The Japanese attack on Pearl Harbor in December 1941 stirred Leavitt’s patriotic fervor, and he reenlisted in the Army the following month. Even though he was 50 years of age at that point he was able to join due to special consideration given to veterans who had served in the first World War and wanted to serve again. After a few months in the tank corps (a newspaper columnist noted that the army likely did not have any tanks large enough to hold him) he was given an honorable discharge due to health issues. He said in an interview later
I did fine in the army until I tried for a commission and when they examined me they discovered that I had diabetes. It is not bad enough to cause me to take insulin treatment, but the Government figured that I might become an added burden so they gave me an honorable discharge.
After departing the army he joined the Georgia State Guard, a volunteer organization that guarded war plants, critical communications facilities and the like.
After the war ended Leavitt decided he wanted to go back to school. He noted that he had received only a fifth grade education from his youth, and said he needed more education in order to work for the Veteran’s Administration in training veterans returning from service overseas. Another motivation that he stated was his desire to write an autobiography, tentatively titled “The Hell’s Kitchen Hillbilly”. Neither of these goals seem to have been accomplished, but he did sign up for journalism classes at the UGA branch in downtown Atlanta (Georgia State University today) and took classes for a time. And, as might be expected, stories about his school activities showed up in the newspapers.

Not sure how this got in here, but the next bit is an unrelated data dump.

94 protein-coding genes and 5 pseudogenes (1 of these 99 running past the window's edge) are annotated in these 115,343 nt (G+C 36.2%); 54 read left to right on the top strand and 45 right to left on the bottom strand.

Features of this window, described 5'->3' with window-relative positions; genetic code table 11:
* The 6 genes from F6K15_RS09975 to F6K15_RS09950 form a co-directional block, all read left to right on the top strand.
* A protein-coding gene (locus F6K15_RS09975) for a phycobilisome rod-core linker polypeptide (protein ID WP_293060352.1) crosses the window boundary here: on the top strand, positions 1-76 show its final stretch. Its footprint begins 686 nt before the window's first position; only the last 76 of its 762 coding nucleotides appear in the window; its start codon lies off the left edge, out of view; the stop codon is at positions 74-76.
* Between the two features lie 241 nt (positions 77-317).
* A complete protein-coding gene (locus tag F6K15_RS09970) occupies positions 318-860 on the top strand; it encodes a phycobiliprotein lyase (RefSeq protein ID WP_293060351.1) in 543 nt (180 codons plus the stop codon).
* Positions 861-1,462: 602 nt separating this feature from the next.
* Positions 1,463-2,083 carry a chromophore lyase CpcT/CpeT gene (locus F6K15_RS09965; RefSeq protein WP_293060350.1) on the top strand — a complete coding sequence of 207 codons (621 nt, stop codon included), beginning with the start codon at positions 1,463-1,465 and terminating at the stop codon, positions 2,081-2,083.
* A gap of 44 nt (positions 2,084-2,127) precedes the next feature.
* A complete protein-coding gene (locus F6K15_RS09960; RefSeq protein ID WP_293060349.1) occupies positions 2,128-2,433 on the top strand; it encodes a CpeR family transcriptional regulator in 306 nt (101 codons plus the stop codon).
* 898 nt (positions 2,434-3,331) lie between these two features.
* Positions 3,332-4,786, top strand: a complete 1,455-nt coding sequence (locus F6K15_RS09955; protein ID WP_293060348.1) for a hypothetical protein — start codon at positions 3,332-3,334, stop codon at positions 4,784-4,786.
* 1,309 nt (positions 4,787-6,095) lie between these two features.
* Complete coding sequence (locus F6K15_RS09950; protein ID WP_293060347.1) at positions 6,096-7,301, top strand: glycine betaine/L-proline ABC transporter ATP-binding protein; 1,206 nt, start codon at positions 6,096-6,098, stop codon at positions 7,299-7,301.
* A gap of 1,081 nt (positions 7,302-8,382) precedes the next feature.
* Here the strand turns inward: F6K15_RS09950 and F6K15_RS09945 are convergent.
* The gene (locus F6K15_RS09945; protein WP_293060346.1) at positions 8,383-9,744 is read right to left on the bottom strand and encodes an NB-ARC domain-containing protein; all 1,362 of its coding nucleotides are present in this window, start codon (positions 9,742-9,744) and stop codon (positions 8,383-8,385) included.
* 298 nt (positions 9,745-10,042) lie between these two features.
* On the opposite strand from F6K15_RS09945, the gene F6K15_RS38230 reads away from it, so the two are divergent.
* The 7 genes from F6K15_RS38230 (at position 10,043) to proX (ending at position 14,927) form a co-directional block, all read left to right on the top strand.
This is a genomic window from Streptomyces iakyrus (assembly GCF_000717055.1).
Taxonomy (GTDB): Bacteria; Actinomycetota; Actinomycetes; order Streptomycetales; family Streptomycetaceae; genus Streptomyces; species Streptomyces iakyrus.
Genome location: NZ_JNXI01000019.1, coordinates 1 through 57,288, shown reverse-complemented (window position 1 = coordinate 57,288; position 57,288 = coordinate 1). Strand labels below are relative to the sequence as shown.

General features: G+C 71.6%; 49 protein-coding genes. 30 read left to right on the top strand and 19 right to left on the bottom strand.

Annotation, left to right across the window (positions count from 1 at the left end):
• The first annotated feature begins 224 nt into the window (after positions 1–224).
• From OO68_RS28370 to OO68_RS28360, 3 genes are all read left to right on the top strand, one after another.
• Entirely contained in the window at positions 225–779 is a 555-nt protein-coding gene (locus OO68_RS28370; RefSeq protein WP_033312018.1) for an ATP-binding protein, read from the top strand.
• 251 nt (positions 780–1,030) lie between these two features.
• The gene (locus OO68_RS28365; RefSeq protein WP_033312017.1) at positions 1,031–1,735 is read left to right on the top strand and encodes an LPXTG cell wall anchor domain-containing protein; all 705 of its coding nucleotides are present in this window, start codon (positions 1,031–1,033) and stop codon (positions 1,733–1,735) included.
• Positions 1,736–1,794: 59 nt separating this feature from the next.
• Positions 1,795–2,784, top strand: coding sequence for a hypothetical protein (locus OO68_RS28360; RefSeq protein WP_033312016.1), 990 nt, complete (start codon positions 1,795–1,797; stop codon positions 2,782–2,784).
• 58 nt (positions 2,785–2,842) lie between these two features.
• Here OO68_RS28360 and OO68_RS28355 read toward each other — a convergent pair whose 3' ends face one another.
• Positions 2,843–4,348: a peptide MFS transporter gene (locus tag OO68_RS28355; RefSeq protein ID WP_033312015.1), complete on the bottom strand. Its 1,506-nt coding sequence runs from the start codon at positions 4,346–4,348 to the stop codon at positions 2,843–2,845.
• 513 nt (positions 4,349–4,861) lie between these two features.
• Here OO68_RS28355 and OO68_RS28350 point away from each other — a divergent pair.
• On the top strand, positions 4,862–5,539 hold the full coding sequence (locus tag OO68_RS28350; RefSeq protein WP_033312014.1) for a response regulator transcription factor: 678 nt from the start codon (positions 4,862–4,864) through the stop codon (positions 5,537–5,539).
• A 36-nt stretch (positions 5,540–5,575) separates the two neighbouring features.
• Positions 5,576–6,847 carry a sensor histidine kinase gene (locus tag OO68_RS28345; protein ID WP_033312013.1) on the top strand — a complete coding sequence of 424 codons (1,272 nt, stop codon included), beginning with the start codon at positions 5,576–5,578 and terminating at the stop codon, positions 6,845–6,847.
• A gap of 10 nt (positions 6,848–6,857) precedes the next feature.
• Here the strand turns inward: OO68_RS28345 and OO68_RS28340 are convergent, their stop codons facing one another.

Even though his wrestling days were behind him in the post-war years, he continued to take on movie roles from time to time, and was active in the Shriners and American Legion. He would attend the national conventions of the latter organization each year, and served a number of times as the sergeant- at-arms at the event. (He claimed to have been the sergeant-at-arms at the meeting in Paris in 1919 that established the American Legion.) He also became a vice commander in the Retreads organization – these were members of the American Legion who had served during both the first and second world wars.
In those days you might see a story in the newspaper about his activities at any time - that he was the first in the Atlanta region to file his income taxes for the year, or that he had visited a fresh air summer camp for disadvantaged children in North Carolina, or that he had been elected to serve as the commander for the year of his local American Legion post in Buford. Such stories were often accompanied by photos of the wrestler in some type of interesting situation.
Leavitt died at his home on May 29, 1953, a month before his 62 nd birthday. He had been working on the family’s mower one afternoon when he became ill - he made it from the yard back to the sofa in their home, complaining that his “pumper” was hurting, and he passed away from a heart attack a short time later. He was buried at the National Cemetery in Marietta – in a specially-enlarged casket - and some 19 years later his wife Dorris joined him there.
At his passing a number of sports writers from Atlanta, Miami and around the country penned their remembrances of the giant, sad at his departure – and doubtless sad that their pages would no longer be filled with his engaging tales that were somewhere between truth and fiction.